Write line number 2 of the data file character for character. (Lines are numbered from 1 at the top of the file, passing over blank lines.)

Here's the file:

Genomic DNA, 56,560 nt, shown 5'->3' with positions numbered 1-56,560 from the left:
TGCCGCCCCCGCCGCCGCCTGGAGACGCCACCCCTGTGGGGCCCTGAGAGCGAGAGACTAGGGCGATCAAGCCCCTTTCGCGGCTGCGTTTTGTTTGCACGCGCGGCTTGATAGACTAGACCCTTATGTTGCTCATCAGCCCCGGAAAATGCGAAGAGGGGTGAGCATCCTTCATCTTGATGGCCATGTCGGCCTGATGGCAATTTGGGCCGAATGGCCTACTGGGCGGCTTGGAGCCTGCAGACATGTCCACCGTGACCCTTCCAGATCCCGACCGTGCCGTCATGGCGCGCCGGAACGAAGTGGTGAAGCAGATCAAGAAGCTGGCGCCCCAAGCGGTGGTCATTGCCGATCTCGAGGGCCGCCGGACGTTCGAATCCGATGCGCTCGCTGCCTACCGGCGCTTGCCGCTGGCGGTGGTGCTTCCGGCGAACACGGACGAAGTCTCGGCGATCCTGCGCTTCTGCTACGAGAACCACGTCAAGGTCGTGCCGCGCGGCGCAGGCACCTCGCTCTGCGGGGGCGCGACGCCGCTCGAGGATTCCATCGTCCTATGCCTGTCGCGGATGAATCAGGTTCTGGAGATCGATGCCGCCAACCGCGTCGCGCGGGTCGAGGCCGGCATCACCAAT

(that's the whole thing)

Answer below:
TGCCGCCCCCGCCGCCGCCTGGAGACGCCACCCCTGTGGGGCCCTGAGAGCGAGAGACTAGGGCGATCAAGCCCCTTTCGCGGCTGCGTTTTGTTTGCACGCGCGGCTTGATAGACTAGACCCTTATGTTGCTCATCAGCCCCGGAAAATGCGAAGAGGGGTGAGCATCCTTCATCTTGATGGCCATGTCGGCCTGATGGCAATTTGGGCCGAATGGCCTACTGGGCGGCTTGGAGCCTGCAGACATGTCCACCGTGACCCTTCCAGATCCCGACCGTGCCGTCATGGCGCGCCGGAACGAAGTGGTGAAGCAGATCAAGAAGCTGGCGCCCCAAGCGGTGGTCATTGCCGATCTCGAGGGCCGCCGGACGTTCGAATCCGATGCGCTCGCTGCCTACCGGCGCTTGCCGCTGGCGGTGGTGCTTCCGGCGAACACGGACGAAGTCTCGGCGATCCTGCGCTTCTGCTACGAGAACCACGTCAAGGTCGTGCCGCGCGGCGCAGGCACCTCGCTCTGCGGGGGCGCGACGCCGCTCGAGGATTCCATCGTCCTATGCCTGTCGCGGATGAATCAGGTTCTGGAGATCGATGCCGCCAACCGCGTCGCGCGGGTCGAGGCCGGCATCACCAAT